Representative of its decade, the comfort stations in East River Park feature Art Deco patterns around its doors, but certainly not as flashy as its privately-built genre representatives Chrysler Building, and the apartments of Grand Concourse. Behind this comfort station is the Brian Watkins Tennis Center, named after the Utah tourist killedby subway muggers in 1990 while defending his parents. The murder made national headlines and spurred a sustained crackdown on crime in the city. Watkins was in town for the U.S. Open, and it made sense for fellow tennis lover Mayor David Dinkins to name a set of public courts for him.
The southern entrance to East River Park is at Montgomery Street by Pier 42. The last of Manhattan’s cargo piers, it received its last shipment of Ecuador bananas in November 1987. With that final order, the centuries-long role of the East River as an international port had ended. Whatever piers remain on Manhattan’s east side today are either recreational or ferry docks. After nearly three decades of uninspiring use as a parking lot, the pier is being redesigned into an 8-acre park that will preserve elements of the pier shed’s structure.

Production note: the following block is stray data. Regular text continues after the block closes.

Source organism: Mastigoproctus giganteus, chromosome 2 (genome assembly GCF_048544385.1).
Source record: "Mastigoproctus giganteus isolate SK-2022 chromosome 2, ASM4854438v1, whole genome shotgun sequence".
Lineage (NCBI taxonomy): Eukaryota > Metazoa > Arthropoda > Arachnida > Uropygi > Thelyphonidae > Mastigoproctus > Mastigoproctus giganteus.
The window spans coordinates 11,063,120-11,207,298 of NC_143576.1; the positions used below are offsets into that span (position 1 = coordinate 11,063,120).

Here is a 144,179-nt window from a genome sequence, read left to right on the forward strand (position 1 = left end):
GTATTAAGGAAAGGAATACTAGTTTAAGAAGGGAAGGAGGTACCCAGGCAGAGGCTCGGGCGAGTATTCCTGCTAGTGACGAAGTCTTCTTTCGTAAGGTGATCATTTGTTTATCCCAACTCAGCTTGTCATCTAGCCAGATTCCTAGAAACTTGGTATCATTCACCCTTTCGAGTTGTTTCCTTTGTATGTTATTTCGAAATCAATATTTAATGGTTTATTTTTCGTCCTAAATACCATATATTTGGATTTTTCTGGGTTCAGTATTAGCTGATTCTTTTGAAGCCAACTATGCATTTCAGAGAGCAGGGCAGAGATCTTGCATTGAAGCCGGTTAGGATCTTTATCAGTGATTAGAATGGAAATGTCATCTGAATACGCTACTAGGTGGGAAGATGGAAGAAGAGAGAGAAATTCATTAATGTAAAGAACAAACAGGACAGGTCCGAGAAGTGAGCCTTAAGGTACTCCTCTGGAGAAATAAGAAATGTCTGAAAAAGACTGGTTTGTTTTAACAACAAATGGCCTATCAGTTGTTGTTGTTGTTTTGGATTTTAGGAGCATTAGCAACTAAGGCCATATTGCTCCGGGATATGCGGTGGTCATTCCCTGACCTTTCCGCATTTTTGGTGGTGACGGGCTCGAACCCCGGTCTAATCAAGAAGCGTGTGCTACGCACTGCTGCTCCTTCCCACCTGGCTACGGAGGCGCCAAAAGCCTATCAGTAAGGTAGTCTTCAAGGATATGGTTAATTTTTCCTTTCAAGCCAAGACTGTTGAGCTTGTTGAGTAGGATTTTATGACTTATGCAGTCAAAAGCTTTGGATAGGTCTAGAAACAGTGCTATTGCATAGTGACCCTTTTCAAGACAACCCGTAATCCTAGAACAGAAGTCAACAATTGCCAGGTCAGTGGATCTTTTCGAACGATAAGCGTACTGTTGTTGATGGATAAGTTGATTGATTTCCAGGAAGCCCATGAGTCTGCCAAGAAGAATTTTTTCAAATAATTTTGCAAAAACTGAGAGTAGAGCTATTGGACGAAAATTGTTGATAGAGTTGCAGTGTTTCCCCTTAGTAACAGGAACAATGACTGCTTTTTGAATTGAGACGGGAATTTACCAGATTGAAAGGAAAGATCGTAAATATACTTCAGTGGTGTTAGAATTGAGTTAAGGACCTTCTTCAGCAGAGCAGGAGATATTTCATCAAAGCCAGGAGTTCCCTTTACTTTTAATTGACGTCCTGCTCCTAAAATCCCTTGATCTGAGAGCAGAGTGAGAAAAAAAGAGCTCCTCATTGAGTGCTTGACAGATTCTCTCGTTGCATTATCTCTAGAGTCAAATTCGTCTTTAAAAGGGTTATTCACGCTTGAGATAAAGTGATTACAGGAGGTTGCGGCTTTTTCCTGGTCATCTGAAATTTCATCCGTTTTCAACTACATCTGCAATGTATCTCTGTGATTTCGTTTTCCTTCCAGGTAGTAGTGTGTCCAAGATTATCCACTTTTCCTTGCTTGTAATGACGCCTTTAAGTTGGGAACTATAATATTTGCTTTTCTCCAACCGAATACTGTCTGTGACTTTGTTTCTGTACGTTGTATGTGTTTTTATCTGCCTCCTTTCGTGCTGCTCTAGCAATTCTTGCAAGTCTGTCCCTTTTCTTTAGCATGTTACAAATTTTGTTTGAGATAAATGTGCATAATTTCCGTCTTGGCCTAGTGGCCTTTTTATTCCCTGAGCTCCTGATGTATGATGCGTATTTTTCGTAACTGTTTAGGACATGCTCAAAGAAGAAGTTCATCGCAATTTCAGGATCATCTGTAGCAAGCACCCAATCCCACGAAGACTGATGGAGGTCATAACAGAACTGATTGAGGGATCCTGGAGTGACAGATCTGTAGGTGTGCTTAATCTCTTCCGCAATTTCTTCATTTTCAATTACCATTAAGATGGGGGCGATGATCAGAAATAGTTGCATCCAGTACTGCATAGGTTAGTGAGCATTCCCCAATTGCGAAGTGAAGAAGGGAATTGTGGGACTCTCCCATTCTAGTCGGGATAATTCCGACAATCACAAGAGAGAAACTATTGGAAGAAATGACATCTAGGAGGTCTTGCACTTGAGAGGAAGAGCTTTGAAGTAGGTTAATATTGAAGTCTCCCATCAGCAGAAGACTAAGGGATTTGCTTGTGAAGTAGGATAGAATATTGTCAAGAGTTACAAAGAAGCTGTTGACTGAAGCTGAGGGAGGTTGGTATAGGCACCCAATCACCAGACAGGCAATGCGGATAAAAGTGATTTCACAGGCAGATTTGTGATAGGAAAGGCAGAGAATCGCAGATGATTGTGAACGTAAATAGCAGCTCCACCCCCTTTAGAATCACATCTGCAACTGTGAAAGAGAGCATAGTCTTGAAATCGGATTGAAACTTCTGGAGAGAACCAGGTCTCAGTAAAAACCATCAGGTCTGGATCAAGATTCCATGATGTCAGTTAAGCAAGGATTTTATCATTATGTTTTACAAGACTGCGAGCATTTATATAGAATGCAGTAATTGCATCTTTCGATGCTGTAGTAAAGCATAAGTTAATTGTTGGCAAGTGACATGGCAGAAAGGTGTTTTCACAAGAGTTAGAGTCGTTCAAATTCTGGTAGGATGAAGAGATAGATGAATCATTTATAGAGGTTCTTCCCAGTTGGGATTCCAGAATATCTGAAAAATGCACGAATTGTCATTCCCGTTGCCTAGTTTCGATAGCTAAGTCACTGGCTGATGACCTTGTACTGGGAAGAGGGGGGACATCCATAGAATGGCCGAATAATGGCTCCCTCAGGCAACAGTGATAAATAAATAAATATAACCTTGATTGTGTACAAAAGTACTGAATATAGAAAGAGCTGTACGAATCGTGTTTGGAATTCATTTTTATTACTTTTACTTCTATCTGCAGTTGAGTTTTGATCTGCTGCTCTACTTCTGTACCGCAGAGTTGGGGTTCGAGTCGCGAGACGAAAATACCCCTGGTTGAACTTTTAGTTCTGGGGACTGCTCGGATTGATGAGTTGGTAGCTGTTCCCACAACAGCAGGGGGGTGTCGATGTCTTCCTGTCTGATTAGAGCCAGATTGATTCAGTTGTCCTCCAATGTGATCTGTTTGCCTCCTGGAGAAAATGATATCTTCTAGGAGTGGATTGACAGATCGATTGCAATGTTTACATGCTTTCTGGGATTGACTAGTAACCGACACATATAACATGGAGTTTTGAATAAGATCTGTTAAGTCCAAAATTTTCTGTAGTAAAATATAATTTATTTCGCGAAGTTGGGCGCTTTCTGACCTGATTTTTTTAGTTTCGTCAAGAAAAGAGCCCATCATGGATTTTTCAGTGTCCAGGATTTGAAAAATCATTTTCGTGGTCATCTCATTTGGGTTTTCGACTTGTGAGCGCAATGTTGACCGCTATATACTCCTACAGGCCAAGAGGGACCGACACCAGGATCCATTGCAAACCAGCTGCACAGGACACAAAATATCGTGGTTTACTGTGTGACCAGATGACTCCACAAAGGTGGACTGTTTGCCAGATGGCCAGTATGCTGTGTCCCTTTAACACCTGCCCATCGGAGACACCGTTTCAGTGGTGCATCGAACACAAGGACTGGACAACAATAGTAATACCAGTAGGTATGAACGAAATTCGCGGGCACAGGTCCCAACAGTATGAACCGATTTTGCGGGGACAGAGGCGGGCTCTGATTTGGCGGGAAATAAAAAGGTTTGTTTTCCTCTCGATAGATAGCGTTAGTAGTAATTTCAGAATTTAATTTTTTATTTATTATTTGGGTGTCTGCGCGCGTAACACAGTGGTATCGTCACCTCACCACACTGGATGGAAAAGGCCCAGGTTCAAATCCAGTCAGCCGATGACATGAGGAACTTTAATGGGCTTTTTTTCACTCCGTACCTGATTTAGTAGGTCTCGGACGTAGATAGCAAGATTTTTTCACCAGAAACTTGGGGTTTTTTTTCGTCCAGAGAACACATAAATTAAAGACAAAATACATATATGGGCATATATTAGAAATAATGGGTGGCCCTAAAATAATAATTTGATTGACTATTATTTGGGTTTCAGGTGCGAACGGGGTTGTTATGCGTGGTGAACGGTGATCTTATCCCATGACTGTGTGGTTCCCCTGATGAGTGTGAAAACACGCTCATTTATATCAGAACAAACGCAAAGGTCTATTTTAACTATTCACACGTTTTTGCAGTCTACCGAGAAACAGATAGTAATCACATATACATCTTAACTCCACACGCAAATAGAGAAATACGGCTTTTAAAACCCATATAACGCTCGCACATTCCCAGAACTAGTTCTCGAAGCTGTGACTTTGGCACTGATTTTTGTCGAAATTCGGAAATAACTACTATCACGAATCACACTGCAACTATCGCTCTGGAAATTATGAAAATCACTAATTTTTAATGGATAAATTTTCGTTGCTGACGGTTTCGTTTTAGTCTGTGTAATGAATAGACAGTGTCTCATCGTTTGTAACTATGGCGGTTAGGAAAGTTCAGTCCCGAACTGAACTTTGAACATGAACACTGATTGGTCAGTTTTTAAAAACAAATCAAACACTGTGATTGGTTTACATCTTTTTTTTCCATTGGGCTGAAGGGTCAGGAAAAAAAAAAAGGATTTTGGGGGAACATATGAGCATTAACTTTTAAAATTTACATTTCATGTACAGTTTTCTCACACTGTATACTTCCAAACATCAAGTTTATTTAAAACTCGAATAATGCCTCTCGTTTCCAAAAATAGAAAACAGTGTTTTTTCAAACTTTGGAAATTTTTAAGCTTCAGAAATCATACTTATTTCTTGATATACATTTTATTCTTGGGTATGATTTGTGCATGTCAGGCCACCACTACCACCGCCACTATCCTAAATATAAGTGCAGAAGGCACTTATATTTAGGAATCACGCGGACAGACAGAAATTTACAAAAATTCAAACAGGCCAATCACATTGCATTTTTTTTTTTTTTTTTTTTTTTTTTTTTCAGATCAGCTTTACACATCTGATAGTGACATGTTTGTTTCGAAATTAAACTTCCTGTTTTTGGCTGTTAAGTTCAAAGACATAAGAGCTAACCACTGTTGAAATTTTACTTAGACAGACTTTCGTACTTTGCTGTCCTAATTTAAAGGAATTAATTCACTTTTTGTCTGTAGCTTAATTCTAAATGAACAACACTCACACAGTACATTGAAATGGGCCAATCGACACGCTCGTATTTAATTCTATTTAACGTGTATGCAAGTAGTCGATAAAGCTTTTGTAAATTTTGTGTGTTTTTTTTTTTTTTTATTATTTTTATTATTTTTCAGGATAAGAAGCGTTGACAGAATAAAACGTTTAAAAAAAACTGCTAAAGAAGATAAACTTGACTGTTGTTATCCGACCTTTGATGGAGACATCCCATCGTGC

What is old is new again. 83 years after Mayor LaGuardia demolished the Grand Street ferry dock, a new dock is being built at Corlears Hook for NYC Ferry. The service will connect Lower East Side residents to Wall Street, Midtown, Williamsburg, Long Island City, and Astoria, among other places.
Corresponding to Grand Street is a brick tower in the park that is the former FDNY Marine Company 6. This structure dates to 1941 but the first fireboats were moored at this location as far back as 1877. As the industrial use of East River declined, so did the need for fireboats.
In 1994, the FDNY transferred this facility to Parks. It was then leased to the Lower East Side Ecology Center, which installed a green roof atop this former fireboat station.
Brockovich Steps In
At the bend in the shoreline that is Corlears Hook, an amphitheater fits right in. The present stage was funded in 2001 by consumer rights activist Erin Brockovich as part of an ABC episode titled Challenge America With Erin Brockovich: The Miracle in Manhattan. The project’s budget was $4 million with a 6 day timeframe and pro bono labor provided by Tishman Construction.